Kautsky letter on anti-Semitism

The following is a translation of a short passage on anti-Semitism.

Kautsky letter to Leó Frankel, 3 April 1883.

... You will see from the journal [Der neue Zeit], that articles of the kind you want to deliver fit perfectly into its framework. The Jewish question is certainly a very interesting subject and, unfortunately, to my knowledge, our position on it has not yet been properly expressed anywhere. We must not treat the Jewish question as a confessional or racial question, but principally as a class question. And here we have to ask ourselves less at which class the [anti-Semitic] movement is directed at, than what classes it starts from. Only then do we come to a correct understanding of it. There are perishing peasants and artisans on the one hand, but on the other hand, students, lawyers, etc., in short the academic world, or rather, the academic proletariat. In a word, the decomposition-products of modern society, which are essentially perishing layers of the same. By far the greatest part of the academic youth belongs to it. They are people who have to study because their fathers no longer have the money to let them live on their bonds, or because their father's business is not profitable enough, and who are therefore looking for "employment". The Jew is the enemy of all these products of decomposition: as a usurer and as a competitor. The semite-incitement reminds me in many ways of the equally crude incitement against women, which is staged by [male] students and professors in many universities. Reason here as there: fear of competition. And that is the shameful thing about the whole movement, that it is directed not so much against the possessing as against the working Jews, not against the exploiting, but against the competing [Jews]. Against the Jewish teacher, the Jewish student, the house keeper, and only in part against the usurer. But where have the anti-Semites ever had the courage to seriously go [struggle] with Rothschild or Bleichröder? Because it comes from the dying layers of society, the movement is naturally reactionary. It is not based on a misunderstanding of socialism or on a degeneration of it, as some like to put it down, – it is its direct opposite pole. Here a rising class, there degenerating classes, here the striving for equality of all, there that for the return of privilege. The workers everywhere have thus turned with correct instinct against the anti-Semites. That is in brief my opinion.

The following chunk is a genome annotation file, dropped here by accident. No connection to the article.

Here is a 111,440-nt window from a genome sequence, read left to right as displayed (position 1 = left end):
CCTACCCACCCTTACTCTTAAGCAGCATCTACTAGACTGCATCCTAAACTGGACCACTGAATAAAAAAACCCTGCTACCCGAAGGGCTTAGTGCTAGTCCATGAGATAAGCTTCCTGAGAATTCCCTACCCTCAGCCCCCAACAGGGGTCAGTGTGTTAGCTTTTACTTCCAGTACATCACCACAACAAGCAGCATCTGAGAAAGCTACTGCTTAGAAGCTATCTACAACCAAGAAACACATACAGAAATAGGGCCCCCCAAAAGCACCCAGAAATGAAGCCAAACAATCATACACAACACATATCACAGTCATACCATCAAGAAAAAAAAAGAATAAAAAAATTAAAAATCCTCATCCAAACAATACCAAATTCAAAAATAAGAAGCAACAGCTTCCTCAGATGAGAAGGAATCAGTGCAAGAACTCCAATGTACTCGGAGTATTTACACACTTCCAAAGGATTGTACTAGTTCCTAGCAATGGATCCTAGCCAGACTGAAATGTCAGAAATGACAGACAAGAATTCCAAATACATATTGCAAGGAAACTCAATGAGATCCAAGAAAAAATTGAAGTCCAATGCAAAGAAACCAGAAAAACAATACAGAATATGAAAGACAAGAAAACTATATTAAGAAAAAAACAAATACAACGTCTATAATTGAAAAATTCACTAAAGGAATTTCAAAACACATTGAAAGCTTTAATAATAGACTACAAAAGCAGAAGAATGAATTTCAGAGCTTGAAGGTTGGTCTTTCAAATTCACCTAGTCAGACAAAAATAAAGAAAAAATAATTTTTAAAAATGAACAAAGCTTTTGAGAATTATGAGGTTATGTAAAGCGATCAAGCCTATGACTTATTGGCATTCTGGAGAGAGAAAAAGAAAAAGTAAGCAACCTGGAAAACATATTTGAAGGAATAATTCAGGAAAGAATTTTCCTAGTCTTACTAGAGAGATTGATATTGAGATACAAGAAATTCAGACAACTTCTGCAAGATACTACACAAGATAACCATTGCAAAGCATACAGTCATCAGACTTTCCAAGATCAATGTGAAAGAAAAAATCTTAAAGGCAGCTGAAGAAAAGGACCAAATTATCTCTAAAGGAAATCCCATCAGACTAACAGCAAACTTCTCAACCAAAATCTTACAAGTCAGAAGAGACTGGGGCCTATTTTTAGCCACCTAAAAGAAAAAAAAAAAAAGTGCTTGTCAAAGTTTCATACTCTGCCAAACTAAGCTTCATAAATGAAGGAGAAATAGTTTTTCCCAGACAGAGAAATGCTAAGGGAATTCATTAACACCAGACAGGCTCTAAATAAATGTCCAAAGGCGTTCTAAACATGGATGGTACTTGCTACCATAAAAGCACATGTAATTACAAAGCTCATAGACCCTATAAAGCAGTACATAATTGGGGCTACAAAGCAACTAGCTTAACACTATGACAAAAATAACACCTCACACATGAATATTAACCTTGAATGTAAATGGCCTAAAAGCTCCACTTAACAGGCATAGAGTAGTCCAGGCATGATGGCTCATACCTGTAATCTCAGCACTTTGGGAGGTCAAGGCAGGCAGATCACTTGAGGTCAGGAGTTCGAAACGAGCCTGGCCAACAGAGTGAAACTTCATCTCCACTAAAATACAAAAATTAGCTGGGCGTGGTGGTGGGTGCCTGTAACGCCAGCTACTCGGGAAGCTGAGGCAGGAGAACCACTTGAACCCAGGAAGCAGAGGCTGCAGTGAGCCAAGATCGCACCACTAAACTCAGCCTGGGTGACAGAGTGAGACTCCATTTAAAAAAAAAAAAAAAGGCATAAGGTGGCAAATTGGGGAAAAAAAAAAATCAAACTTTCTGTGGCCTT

I would be interested to learn yours on this score in more detail.

Source: p. 420 in Kautsky Karl 1986, Karl Kautsky und die Sozialdemokratie Südosteuropas. Korrespondenz 1883 – 1938, editors Haupt, Georges; Jemnitz, Janos; van Rossum, Leo; Internationales Institut für Sozialgeschichte Amsterdam, Frankfurt: Campus Verlag.